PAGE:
Medieval Studies Female Monasticism to 1100
Lisa Bitel
  • LAST REVIEWED: 21 February 2023
  • LAST MODIFIED: 21 February 2023
  • DOI: 10.1093/obo/9780195396584-0307


By 500 CE, Christian women monastics lived in almost all the corners of the former western Empire and beyond, in places like Frisia and Ireland. These religious communities were not guided by the same rules. They differed in size, number and sex of inhabitants, wealth, architecture, and many other ways. However, all women’s religious communities faced gender-specific difficulties. Women were disenfranchised and unlikely to inherit property upon which to build monasteries, so they typically depended upon gifts from family and donors to maintain their communities. Hence, some small communities might last only as long as their foundresses’ lifetimes. Like male monastics, vowed women battled with both kin and local bishops for control of their monasteries. Unlike monks, they needed bishops and priests to perform the principal rituals of their religion. They also required male laborers to help till their fields and shepherd their animals, maintain their buildings, and protect them against violence. Women’s communities were always under the cura monialum—churchmen’s care or oversight of nuns. Despite the disadvantages, the documentary record suggests that women found satisfying ways to practice Christian monasticism, whether living in large communities, in family homes, or dwelling in isolation. Letters, religious treatises, saints’ vitae, and monastic rules, among many other documents, reveal the astonishing variety of women’s monastic practices and spiritualities across medieval Europe and Byzantium. Annals and chronicles, as well as charters and individual wills, attest to the wealth of some women’s monasteries. Archaeological evidence supports the documentary picture of monastic women and their communities. However, most of the written evidence for women’s monasticism comes from men’s pens, as monastic women were less likely to be literate and their communities were often too poor to support a scriptorium. Male authors typically wrote about women monastics in selected genres of texts, such as saints’ vitae; or in particular situations, as when advising vowed women on monastic rules or imposing canonical or conciliar decrees. These writers emphasized what religious women should do or did not do, rather what they did every day as vowed monastics. Critical re-revaluation of the documents, along with recent archival discoveries of women-authored books, has helped scholars sketch a positive and more authentic counter-narrative of women’s monastic history.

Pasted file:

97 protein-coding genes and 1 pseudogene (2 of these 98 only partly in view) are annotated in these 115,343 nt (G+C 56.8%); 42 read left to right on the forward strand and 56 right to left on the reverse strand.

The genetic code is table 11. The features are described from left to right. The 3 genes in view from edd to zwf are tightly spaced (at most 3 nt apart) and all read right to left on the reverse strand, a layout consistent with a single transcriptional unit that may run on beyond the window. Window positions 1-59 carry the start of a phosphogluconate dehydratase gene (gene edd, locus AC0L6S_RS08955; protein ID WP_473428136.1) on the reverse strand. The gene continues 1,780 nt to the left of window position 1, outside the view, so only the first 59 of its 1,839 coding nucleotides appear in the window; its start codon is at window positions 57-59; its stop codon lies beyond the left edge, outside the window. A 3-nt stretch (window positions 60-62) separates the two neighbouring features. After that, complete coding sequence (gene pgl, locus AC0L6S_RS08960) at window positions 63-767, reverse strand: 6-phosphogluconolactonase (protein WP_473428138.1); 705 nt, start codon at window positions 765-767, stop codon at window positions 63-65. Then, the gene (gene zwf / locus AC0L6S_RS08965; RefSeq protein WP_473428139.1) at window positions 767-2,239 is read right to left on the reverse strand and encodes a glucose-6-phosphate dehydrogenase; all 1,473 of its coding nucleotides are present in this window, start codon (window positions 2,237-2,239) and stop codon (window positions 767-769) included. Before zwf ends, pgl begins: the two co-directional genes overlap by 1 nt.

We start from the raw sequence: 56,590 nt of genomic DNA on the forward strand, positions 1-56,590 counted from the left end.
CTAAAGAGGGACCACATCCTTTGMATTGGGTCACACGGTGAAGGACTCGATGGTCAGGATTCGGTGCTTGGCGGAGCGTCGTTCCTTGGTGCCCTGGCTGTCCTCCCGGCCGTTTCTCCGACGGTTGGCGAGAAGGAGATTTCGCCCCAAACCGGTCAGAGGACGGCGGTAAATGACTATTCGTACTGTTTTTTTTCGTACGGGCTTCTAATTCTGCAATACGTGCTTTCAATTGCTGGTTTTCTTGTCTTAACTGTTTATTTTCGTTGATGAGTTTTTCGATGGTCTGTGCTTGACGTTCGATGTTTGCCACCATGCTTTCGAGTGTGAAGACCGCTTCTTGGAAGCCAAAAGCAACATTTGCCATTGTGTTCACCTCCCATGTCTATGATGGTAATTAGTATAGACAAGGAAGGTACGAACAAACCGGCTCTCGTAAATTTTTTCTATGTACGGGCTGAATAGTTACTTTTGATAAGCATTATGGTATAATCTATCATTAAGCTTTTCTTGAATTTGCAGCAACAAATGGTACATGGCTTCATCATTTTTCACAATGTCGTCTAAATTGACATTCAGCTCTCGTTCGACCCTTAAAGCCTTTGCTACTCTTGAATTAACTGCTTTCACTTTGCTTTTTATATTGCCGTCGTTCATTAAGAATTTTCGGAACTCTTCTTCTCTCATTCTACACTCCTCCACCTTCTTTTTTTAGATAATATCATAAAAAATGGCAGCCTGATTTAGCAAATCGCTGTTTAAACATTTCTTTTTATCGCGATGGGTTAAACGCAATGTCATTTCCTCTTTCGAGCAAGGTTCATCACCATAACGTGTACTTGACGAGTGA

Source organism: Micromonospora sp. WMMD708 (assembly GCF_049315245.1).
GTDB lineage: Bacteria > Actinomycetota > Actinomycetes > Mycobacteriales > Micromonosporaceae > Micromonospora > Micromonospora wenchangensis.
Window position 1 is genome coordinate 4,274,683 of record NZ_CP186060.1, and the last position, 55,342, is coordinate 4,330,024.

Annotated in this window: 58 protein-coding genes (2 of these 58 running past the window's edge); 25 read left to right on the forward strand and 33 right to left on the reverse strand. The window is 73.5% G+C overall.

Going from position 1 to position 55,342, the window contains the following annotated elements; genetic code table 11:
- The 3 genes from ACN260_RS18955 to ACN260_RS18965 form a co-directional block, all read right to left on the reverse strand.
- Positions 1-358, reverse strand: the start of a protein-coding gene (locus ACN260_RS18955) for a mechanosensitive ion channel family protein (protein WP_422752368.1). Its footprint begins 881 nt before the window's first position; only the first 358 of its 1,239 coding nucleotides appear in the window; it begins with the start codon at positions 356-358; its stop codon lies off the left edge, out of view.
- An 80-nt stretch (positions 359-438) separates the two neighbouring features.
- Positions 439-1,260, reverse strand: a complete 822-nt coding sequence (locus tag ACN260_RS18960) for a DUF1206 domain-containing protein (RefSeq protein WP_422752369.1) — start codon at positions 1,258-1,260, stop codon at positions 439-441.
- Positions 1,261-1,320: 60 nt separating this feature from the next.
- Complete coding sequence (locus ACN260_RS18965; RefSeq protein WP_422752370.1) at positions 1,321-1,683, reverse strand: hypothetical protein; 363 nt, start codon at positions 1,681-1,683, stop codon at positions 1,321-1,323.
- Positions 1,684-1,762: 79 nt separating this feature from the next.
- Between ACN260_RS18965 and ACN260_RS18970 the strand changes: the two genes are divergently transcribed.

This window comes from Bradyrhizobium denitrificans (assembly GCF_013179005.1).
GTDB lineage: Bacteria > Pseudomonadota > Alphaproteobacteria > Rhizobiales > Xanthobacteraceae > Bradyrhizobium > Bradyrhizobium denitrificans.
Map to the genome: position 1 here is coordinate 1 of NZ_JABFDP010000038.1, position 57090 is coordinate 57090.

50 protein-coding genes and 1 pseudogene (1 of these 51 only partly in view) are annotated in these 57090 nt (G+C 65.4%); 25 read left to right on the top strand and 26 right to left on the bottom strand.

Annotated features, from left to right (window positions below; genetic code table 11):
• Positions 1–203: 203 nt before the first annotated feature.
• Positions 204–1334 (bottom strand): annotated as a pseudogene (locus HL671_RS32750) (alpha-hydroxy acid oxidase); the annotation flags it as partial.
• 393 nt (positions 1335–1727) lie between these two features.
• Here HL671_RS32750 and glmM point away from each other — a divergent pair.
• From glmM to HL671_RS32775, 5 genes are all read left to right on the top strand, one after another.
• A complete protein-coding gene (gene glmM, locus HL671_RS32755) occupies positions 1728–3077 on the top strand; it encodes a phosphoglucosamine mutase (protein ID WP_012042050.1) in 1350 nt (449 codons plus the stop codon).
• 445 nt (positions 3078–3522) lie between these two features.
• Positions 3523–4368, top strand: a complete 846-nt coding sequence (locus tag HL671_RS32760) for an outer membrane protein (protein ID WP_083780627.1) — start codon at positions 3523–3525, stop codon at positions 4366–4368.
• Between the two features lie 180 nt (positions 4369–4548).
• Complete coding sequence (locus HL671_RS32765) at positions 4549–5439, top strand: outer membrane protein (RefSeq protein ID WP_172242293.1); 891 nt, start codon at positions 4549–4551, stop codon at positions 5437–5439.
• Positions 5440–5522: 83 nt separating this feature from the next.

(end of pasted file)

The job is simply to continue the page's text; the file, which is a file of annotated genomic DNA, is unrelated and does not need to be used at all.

Historical Surveys

The scholarly study of women’s monasticism began at the end of the nineteenth century and helped spur the development of women’s history. Eckenstein 1896, Bateson 1899, and Power 1922 were among the first to analyze the plentiful records of women’s monasteries—mostly drawn from later medieval England and France—and to produce historical overviews. These works set the model for later analyses of European women’s monasticism by feminist scholars who emphasized women’s agency. McNamara 1996 is the most comprehensive survey of women monastics to date. Schulenburg 1998 is based on a series of pathbreaking articles published over twenty years. Most of the scholarship has been published as collections of articles by experts in various periods and regions of women’s monastic history. Shank and Nichols 1984–1995, by two pioneers in collecting conference proceedings for publication, includes both thematic arguments and highly focused studies of particular communities or individuals. Melville and Müller 2009 is a more thematically focused collection but articles range from Late Antique Egypt to 12th-century Wales. The latest and most extensive collection is Beach and Cochelin 2019. No one has yet written a history that examines early medieval male and female monastics equally and together within the larger phenomenon of Christian monasticism. General surveys of European monasticism, such as Lawrence 2015 and Dunn 2003, include women, but maintain a traditional structure based on the teleology of men’s monasticism.